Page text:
Who knows? Maybe in lieu with the spring runway’s bright colors, even commoners will be sporting chic paint-splashed UGGs. God help us. But, thanks to a “little” charitable donation by certain celeb-crazed sheepskin shoppers, it looks like help is on the way already.

For further information on UGG Australia's Art and Sole visit www.uggaustralia.com


About the Writer

Deanna Meiresonne is a writer for BrooWaha. For more information, visit the writer's website.
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3 comments on UGG-Lasting

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By Steven Lane on December 28, 2006 at 12:20 pm
I love my UGG's, they are great for hanging around the beach in the winter.
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By V on December 28, 2006 at 12:51 pm
Hey Deanne. Just as a side note of extra info for you, here's an excerpt from a blog I wrote about just that thing ... the love 'em hate 'em 'Ugg Boot.' "What I want really to make clear - for those who do not know - is the fact that 'Ugg Australia,' is not an Australian brand but a subsidiary of an American corporation who make these boots (of Australian origin) in China and who branded an Australian term,'ugg.' I know, I know it's not your fault. You marketeers are just trying to do your job. This Aussie word 'ugg' is a term for this particular style of boot that has been made in Australia out of Aussie sheepskin, for … oh for sure over 60 years. Now however, 'Ugg Australia' own this term 'ugg' and legally, this term is not allowed to be used in association with the sale of these boots anywhere in the world unless it is the 'Ugg Australia' brand. So back home in Oz, we have been robbed of a word that is ours, that is so quintessentially Australian. Much to the chargin of the Australian wool industry, manufacturers and store owners are now technically unable to term these boots 'uggs.' Lawsuits have actually been taken up by Ugg Australia, with small Australian businesses continuing to call the boots by their rightful name. Personally, I like to buy my ugg boots when I'm in country towns back home, from local boot makers who hand fashion beautiful uggs out of local sheepskin, the money staying in their rural communities. They know best what they're doing. But my friends, if you're going to buy uggs out here in the States, get on-line and buy some from an Australian company who make them locally out of Australian sheepskin. Sorry 'Ugg America' but I wear 'uggs' not 'sheepskin boots.'"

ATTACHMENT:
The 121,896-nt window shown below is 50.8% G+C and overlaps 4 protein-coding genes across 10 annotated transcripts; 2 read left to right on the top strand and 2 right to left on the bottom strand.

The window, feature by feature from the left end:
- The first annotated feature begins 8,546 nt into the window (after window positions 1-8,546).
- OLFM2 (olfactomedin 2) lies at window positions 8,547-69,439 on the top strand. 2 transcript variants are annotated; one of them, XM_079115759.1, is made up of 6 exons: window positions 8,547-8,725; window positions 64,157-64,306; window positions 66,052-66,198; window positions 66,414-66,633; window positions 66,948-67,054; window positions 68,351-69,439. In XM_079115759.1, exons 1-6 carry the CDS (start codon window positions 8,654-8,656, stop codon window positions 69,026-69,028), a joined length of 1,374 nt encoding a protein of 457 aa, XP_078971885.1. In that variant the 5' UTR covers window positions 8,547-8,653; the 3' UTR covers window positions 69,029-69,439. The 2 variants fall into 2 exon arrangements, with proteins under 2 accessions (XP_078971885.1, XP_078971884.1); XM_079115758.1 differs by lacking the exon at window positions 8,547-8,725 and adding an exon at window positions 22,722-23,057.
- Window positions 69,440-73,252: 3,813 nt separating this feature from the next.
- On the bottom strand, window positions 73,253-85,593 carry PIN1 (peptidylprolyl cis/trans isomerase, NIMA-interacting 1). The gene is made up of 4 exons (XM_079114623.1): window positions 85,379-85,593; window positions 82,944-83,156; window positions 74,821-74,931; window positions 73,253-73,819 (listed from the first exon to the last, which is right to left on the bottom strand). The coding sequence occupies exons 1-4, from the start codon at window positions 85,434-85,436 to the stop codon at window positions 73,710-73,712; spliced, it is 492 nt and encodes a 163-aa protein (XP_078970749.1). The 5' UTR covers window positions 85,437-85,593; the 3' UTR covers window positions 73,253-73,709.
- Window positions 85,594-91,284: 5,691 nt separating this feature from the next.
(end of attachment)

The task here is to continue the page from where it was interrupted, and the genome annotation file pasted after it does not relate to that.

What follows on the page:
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By Deanna Meiresonne on December 28, 2006 at 01:00 pm
Yes, I read that you were from Australia and actually you came to mind when I was researching for this article! I remember the times when it was soooo cool to be in America and "know someone" from Australia who could get their hands on some Uggs (or UGG as UGG Australia calls 'em); now they're everywhere and they're not always the real thing. So the boots end up lookin' awkward or ugly after a month. You're right: the real thing IS divine, luxorious even (sorry, shoe fetish). We Americans are so trendy; that's what irks me about the whole Ugg fiasco...